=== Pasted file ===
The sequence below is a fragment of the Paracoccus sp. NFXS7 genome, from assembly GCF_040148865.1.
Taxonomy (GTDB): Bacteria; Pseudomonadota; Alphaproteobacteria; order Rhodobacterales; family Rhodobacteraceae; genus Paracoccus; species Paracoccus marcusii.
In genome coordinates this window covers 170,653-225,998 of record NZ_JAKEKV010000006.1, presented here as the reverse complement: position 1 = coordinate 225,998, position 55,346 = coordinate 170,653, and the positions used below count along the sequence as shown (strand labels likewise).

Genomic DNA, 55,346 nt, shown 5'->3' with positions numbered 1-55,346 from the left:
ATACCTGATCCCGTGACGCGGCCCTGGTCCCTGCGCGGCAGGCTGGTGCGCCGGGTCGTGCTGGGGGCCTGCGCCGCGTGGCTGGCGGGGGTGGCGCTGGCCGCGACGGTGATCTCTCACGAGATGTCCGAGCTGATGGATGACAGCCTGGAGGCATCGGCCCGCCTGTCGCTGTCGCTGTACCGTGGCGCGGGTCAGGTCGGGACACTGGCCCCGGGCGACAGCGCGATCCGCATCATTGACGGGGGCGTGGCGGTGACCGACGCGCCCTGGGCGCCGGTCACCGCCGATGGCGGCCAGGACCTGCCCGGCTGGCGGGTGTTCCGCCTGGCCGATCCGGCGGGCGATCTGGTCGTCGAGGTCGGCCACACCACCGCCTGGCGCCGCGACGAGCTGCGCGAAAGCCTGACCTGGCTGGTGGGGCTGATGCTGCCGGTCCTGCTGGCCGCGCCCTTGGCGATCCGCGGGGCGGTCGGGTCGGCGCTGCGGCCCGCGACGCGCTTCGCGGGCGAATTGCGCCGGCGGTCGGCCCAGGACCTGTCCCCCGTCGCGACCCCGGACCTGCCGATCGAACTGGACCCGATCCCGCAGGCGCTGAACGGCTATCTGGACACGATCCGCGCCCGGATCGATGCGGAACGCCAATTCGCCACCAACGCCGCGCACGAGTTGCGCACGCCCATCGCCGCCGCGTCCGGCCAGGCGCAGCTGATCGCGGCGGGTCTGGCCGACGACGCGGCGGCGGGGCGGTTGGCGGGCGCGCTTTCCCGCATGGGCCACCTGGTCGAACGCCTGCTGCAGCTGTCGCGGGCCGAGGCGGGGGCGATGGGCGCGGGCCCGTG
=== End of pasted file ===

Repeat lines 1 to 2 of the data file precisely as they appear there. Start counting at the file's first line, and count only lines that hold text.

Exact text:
The sequence below is a fragment of the Paracoccus sp. NFXS7 genome, from assembly GCF_040148865.1.
Taxonomy (GTDB): Bacteria; Pseudomonadota; Alphaproteobacteria; order Rhodobacterales; family Rhodobacteraceae; genus Paracoccus; species Paracoccus marcusii.